Note that this resource was reviewed during the Spring 2014 review period. The resource may or may not have been updated since the review. Check with the content creator to see if there is a more recent version available.
"Educators may choose to adopt these resources in their entirety or adapt the materials to best address students
Format and Features
Resource is Printable
Note: Correlations are embedded in the resource.
Professional development is available. Learn more about it here
Instructional supports are embedded in resource.Callout boxes are included in the unit outline to give ideas on how to include multiple entry points for diverse learners
Background from OER Project Review Team
The New York City Department of Education has developed Common Core-aligned tasks embedded in units of study to support schools in implementing the standards. This particular unit was developed by the University of Pittsburgh. Though there is no clear licensing on the materials, there is clear instruction on the website that educators may adopt these resources in their entirety or adapt the materials to best address students' diverse needs.
This is an excellent unit for assisting student in understanding how arguments are constructed and the various language elements that writers use. Students are able to practice these elements in isolated components and then in a more holistic manner. It also addresses an issue that is of high interest to students. The amount of detail provided and the choice for teachers, allows numerous entry points depending on the level of your students and the culture that has been developed in a teachers classroom. This could be done in an ELA or a Social Studies classroom.
This is a well-planned unit that is closely aligned with the Common Core. The learning is scaffolded and requires the student to read closely, analyze and compare texts of speeches from Martin Luther King, Bill Clinton, George W Bush, and Barack Obama on racial equality. Students then form an argument on which speaker makes the strongest argument. The alignment to standards is clearly documented. Instructions are clear and include meta cognitive responses in addition content questions. Annotated student work is included, which provides models for the assessment, but additional keys and/or background information would be helpful to the novice teacher or one implementing a completely new curriculum. Additional support for helping students understand the language of argument and for vocabulary instruction are given in the appendix, but content support may be necessary depending of the students' understanding of history and racial inequality.
This unit could effectively be used in most 9th or 10th grade ELA or U.S History social studies classrooms. As written, it would work in the 50-60 minute class periods but could be adapted easily to block periods. Options are given for blended or online classes as well. Teachers will need additional time to prep the materials because no answer keys or background information is given.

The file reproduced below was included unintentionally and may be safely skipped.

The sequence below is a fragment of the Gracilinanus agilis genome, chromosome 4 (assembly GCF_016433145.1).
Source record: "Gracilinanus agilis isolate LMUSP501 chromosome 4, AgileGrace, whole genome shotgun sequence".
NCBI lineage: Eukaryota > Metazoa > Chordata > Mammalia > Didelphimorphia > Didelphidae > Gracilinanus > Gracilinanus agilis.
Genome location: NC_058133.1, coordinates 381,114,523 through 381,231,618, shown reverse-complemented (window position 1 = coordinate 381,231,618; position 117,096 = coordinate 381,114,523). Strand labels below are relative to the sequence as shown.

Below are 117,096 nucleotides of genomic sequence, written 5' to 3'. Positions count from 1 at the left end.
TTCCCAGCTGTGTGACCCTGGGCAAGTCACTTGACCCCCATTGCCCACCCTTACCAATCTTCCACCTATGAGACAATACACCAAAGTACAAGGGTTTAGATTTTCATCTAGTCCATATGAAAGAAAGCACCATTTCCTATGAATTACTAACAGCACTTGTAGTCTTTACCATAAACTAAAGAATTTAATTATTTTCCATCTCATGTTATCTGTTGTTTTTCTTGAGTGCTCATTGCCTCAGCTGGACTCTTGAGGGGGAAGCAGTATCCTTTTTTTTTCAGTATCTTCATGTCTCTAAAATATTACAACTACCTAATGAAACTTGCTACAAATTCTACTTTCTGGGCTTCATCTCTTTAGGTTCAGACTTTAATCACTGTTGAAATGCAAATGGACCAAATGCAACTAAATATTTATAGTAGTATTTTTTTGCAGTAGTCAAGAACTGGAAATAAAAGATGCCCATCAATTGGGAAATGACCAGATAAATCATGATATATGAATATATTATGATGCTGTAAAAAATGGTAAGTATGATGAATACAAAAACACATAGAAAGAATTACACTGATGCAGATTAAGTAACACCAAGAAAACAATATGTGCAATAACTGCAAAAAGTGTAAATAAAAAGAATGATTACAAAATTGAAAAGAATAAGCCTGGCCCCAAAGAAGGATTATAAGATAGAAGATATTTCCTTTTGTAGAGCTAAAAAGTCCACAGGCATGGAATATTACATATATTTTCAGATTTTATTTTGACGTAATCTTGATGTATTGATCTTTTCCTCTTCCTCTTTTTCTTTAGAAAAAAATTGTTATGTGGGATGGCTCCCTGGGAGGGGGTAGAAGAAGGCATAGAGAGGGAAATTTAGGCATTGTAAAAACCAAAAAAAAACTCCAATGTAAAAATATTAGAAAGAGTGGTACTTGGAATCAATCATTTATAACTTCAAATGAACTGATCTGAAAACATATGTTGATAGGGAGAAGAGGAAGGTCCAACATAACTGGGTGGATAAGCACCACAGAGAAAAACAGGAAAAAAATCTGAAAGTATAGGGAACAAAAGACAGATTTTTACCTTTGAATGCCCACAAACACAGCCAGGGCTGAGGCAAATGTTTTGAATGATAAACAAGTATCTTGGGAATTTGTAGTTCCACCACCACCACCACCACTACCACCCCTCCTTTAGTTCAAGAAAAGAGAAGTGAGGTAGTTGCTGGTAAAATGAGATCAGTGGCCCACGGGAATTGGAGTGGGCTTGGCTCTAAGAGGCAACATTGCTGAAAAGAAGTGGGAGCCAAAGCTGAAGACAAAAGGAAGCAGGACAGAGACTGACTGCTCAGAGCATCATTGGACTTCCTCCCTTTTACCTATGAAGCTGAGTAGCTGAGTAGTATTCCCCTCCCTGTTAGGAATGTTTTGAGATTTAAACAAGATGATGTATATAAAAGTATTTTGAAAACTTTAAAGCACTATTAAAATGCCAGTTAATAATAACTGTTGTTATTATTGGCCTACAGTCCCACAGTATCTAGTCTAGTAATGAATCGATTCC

There are no answer keys or background information for the speeches. New teachers or those who are implementing a completely new curriculum would benefit by having this support. Assuming they are qualified, they would have the ability to determine the answers and research the background, but having these available would save time and increase accuracy in the first year or two the unit is taught.
ELL strategies. While options for approaches to each speech are given, clearer strategies for ELL would strengthen the unit.
Provide answer keys and background information.
Provide clearer ELL strategies.
The ideal scenario for this resource seems to be a partial unit / unit replacement or as supplemental material for and English 9-10 (Supplemental / Portion of Unit) class or Honors / AP Social Studies (US History) or Argumentation / Speech-Debate Class.
This resource is best used by a teacher with a strong interest in facilitating public speaking, history of civil rights and race relations in the United States. Needs someone who is culturally sensitive and motivates students to explore ideas and connections to text and supplemental materials through intensive DOK activities.
Shows alignment between reading and writing activities and the Common Core.
Thorough directions on how to review the assignments then work through templates that have been provided as graphic organizers for student work.
Presents a sort of disclaimer that for the standards that are represented. If the entire standard is not represented, it underlines the part of the standard that is evident in the lesson.
Provides rubrics for assessing student work and the explanation regarding those rubrics. The primary rubric is Standards Based Scale 1-4, the secondary trait rubric is 1-3, intended to compliment the primary. The two rubrics can be combined for a total score.
I was really blown away by the presentation after the rubrics of annotated student work. It is obvious the mastery of the authors who selected sample works and who provided color coded feedback (instructional feedback) towards each level of the rubrics. Very nicely done.
Would have liked to have seen more links to multi-media sources. Few outside visual / multi-media sources utilized.
This is an easy fix or change with search queries or URLs to locate popular / famous speeches available on the Internet.